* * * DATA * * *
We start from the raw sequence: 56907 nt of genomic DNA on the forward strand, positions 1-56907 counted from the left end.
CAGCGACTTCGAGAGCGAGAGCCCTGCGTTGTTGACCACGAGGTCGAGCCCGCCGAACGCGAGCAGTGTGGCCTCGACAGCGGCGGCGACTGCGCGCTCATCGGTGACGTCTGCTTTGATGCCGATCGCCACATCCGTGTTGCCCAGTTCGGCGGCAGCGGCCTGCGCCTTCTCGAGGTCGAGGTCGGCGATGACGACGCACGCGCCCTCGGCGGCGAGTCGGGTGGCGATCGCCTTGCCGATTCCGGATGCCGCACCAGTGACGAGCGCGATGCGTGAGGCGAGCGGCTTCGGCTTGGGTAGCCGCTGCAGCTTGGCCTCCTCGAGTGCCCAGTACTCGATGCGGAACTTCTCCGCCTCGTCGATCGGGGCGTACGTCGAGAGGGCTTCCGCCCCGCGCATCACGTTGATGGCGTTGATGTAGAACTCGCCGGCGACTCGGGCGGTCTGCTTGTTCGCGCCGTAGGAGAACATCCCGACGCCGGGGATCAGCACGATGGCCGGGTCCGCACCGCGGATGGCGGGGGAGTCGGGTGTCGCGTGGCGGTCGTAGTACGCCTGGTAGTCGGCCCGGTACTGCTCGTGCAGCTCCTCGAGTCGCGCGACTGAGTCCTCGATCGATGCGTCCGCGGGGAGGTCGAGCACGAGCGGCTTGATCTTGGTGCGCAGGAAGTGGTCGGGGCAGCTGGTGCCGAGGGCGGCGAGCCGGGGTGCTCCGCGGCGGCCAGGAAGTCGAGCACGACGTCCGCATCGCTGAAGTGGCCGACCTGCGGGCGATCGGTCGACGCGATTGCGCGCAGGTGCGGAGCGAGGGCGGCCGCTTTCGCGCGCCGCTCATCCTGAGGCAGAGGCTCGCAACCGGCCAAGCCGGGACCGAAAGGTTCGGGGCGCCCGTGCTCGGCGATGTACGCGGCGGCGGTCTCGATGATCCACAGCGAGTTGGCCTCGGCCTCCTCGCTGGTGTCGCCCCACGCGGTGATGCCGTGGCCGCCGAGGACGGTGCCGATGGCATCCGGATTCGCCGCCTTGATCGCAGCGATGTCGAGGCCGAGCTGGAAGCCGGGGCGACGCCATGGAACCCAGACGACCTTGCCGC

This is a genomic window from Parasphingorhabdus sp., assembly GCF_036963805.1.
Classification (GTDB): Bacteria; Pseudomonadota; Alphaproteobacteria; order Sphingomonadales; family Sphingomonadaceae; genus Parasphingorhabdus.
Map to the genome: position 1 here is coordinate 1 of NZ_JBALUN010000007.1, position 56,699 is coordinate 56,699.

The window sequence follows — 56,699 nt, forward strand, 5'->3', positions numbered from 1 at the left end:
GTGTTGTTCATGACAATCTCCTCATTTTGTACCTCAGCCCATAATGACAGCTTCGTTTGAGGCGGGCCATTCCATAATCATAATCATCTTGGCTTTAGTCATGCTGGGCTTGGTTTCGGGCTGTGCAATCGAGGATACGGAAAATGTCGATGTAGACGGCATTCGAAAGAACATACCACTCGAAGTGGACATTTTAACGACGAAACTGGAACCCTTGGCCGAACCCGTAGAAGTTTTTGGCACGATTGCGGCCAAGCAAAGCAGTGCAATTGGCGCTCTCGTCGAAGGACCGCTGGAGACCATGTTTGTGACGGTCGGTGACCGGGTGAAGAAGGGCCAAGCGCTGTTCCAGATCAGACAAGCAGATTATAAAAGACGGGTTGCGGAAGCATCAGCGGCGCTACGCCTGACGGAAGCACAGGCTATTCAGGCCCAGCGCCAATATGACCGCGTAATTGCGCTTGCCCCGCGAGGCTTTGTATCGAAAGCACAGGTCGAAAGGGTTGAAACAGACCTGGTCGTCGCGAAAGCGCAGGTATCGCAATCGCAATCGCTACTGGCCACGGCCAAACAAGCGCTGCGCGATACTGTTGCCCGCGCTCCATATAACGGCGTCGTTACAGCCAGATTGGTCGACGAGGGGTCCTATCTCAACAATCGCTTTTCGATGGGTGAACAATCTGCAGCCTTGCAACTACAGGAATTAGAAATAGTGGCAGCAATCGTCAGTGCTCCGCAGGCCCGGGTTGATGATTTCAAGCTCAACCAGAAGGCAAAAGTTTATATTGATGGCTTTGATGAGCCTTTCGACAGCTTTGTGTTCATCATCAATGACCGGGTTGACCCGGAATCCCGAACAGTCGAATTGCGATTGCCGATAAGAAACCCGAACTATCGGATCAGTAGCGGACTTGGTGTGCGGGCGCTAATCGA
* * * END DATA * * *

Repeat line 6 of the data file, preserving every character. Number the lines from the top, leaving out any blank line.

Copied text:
The window sequence follows — 56,699 nt, forward strand, 5'->3', positions numbered from 1 at the left end: